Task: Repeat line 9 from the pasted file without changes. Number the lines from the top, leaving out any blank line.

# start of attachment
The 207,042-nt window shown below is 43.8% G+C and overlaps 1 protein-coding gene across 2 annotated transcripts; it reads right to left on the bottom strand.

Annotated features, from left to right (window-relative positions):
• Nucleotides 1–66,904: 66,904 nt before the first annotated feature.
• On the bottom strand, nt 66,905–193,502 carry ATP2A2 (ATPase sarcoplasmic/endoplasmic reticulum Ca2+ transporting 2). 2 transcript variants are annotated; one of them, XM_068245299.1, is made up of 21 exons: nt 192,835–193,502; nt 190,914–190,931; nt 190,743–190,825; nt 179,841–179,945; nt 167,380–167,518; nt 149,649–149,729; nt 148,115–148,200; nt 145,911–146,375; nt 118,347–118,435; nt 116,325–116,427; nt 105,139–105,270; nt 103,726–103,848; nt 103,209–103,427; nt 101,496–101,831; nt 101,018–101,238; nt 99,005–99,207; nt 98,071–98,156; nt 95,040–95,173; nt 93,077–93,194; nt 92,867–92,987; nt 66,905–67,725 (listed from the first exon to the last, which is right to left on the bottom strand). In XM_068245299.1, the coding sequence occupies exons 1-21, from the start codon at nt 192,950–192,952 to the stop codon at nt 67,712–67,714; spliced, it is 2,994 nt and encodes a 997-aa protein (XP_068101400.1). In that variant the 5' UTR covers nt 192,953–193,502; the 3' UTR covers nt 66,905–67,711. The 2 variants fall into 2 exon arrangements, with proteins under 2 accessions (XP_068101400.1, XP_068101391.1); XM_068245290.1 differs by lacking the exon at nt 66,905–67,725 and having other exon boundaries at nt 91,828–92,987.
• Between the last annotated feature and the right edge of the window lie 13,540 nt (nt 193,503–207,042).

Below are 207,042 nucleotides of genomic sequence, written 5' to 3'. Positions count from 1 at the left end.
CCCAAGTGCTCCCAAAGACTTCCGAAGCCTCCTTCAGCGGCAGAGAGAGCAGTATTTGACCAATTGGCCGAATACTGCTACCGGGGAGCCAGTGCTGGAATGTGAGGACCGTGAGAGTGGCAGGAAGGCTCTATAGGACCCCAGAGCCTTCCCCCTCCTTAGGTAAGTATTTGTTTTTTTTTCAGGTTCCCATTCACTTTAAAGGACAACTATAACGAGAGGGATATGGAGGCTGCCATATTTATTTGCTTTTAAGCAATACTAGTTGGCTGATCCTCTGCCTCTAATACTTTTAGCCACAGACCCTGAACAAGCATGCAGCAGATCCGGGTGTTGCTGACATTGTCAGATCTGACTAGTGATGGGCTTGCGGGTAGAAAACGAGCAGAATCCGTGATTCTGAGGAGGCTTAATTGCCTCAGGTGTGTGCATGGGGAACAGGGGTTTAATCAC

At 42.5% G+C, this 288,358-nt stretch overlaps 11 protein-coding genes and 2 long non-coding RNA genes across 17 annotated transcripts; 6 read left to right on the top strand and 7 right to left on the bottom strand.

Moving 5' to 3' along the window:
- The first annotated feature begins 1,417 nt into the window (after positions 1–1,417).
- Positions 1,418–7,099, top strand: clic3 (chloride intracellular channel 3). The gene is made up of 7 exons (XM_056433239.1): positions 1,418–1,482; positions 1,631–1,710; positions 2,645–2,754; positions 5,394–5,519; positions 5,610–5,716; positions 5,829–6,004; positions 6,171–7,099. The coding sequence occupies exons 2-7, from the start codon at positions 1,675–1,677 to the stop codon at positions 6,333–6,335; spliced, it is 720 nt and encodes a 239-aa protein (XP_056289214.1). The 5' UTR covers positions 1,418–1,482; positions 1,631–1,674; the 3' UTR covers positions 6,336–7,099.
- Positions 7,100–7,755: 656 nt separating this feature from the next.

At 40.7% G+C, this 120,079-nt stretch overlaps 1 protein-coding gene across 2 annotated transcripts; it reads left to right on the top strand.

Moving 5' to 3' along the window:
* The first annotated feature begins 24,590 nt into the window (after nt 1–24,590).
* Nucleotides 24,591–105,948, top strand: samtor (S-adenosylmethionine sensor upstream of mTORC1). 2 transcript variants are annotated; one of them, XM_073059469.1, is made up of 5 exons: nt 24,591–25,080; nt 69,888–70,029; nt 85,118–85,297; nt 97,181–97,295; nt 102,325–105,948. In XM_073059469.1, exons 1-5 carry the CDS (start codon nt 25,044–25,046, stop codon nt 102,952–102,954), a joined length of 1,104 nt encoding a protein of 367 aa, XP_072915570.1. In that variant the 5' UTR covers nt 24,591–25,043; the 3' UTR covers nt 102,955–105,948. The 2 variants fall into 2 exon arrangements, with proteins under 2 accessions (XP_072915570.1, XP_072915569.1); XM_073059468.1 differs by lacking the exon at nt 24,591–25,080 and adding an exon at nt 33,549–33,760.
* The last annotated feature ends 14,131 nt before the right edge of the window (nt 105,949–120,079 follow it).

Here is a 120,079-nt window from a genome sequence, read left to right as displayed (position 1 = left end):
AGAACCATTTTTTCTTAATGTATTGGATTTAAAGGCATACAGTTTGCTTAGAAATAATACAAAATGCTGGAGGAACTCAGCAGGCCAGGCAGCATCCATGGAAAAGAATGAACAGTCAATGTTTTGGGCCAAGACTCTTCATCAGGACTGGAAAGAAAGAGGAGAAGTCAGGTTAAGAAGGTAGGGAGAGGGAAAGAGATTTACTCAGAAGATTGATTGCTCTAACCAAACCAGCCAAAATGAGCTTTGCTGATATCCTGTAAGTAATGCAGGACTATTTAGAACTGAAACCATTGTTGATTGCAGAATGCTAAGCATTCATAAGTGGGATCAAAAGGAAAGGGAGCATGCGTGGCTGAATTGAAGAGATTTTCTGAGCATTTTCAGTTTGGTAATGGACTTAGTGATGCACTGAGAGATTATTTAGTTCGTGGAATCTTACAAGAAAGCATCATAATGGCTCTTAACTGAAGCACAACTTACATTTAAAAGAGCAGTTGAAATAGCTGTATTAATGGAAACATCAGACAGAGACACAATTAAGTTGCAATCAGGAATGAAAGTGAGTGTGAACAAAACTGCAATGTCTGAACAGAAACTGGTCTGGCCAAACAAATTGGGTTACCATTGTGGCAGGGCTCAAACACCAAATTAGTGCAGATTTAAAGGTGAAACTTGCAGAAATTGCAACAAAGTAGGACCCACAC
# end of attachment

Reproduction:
Moving 5' to 3' along the window: